Know Your Worth
I attended an art festival yesterday in the town of Rising Sun MD where I was a vendor. I had a wonderful time and it was very successful. I met some incredibly nice people, and a few who only saw me as a vegetable. I enjoy reading people; that's one of many reasons why I find the field of Criminal Justice so interesting. It's amazing how people reveal their true thoughts and feelings through their comments and body language. I feel I'm pretty good at it for the most part.
In a situation like yesterday, I try to draw people's attention to me as a person by shouting hello, though that doesn't always work. I can't raise my voice loud as hard as I might try, so I ask my friends/helpers to sort of be my voice in drawing people in. Some don't even see me until halfway through my pitch, and then they are in awe of everything I can do. When they hear my story it changes everything because they realize I am a high functioning artist full of potential.
Then there are others who do talk but they talk about me like I'm not sitting right there. Some try to engage but say things that are ignorant and at times hurtful. One woman did stop at my table and when my friend explained that all of these art pieces and handmade items came from me, she said to my friend, "at least it gives her something to do." I am certain that this lady meant no harm in that comment, but that didn't make it hurt any less. "At least it gives her something to do." As in, at least she has something to live for because, surely she has a life with no other purpose. That's most likely not how she intended that expression to come across, but unfortunately, many people have an idea that special needs individuals have no purpose. I would even dare to say that for many it's a subconscious ideology.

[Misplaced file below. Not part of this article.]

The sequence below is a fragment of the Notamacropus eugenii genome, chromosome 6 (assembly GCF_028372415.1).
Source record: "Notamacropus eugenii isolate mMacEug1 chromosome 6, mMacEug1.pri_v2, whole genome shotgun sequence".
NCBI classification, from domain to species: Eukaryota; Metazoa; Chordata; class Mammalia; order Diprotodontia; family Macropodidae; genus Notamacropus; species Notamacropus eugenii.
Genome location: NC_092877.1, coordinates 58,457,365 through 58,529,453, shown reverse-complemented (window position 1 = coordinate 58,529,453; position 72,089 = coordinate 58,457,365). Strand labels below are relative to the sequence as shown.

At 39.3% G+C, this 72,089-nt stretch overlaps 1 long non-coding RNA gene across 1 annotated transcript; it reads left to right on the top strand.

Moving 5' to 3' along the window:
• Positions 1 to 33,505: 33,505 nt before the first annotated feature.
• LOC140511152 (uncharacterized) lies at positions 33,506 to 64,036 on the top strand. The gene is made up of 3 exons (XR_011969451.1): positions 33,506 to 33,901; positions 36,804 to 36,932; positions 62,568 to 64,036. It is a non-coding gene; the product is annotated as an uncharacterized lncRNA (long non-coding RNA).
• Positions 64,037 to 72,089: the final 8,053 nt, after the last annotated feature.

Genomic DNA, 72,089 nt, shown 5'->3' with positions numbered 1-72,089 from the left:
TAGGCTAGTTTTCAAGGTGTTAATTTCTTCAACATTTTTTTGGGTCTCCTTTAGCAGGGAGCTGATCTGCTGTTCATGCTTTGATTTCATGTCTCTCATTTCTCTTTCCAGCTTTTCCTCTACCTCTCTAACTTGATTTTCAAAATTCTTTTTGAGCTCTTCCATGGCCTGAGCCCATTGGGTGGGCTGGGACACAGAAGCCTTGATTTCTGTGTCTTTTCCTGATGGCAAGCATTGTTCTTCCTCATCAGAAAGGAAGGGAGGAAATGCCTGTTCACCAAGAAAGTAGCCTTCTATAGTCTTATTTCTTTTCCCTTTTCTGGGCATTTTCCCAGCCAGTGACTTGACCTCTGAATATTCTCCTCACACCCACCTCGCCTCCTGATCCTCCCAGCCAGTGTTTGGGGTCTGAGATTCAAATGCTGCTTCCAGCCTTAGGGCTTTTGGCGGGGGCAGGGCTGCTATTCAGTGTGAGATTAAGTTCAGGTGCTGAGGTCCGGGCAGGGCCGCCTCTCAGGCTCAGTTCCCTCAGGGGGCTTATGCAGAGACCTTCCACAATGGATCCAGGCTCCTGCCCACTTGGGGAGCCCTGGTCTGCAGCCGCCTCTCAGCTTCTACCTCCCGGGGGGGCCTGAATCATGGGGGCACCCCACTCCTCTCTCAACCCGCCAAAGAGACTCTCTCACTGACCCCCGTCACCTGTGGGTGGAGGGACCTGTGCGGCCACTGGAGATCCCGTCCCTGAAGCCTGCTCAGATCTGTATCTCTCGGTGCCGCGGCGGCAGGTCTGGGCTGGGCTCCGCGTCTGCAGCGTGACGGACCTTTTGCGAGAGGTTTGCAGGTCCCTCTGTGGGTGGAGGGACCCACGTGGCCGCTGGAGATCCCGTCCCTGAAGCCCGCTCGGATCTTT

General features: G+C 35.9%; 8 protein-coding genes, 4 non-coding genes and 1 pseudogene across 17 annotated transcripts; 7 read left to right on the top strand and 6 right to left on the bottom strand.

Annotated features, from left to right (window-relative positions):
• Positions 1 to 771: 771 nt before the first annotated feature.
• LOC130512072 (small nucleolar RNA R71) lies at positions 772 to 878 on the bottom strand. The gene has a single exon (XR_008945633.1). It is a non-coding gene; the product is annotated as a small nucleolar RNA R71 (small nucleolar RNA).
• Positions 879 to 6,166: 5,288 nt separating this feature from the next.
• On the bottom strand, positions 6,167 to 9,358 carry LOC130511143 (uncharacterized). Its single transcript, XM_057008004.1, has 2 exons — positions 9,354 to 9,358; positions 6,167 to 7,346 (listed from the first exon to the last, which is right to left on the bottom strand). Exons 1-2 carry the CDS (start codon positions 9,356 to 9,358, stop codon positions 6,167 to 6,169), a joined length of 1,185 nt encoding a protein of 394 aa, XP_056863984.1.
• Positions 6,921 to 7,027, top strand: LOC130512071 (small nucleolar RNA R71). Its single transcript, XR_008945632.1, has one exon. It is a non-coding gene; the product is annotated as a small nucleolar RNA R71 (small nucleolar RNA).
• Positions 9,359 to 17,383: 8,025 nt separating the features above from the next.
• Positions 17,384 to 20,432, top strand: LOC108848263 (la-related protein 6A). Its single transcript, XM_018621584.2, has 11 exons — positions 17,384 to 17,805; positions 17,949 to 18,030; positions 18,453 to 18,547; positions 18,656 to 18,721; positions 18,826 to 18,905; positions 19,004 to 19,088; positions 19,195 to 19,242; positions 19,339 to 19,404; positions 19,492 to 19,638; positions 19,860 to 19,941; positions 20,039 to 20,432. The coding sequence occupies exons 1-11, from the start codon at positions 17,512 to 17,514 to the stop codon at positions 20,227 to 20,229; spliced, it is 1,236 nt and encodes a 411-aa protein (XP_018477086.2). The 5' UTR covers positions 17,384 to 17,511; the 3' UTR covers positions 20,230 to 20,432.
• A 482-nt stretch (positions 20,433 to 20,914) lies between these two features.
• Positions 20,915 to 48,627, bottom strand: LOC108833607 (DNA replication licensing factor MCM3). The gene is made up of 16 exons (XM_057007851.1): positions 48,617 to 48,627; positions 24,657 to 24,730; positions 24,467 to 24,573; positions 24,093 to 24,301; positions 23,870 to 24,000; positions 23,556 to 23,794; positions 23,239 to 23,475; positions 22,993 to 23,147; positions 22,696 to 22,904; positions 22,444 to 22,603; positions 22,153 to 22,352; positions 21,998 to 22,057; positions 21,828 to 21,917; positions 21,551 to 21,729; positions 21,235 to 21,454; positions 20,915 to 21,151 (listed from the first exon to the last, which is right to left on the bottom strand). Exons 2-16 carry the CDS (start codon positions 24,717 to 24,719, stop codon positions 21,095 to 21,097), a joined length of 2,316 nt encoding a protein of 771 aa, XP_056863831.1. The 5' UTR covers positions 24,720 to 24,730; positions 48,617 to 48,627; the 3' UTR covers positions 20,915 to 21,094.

Don't misunderstand me: there are several kind people in this world who have a certain respect for our kind. Unfortunately, though, there are still several individuals in this world who look down on those of us who are different. That which is not easily understood is often looked upon with confusion or even disdain. We won't fit inside their pretty square boxes with big bows on top. Maybe that can be scary, or maybe some don't want to take the time from their lives to get to know what we're really like. While that's they're choice, it does nothing to help curtail the "us vs them" mentality that ostracizes those of us who who have different special needs.
It's 2021. Shouldn't we be past this by now? Yes, but where there is ignorance there will be division. How can we bridge that gap? It's really rather simple - show love. Show respect, show compassion, and attempt to grow from one another. When we stop and listen to those on different journeys, we learn that we're not so different on the inside. A wise man (or woman) once said "know your worth, then add tax." It starts with us, because we have to show that we have just as much of a purpose in this world than anyone else. The tide will begin to change when we take the first step and show them that we're humans too.
Bye for now,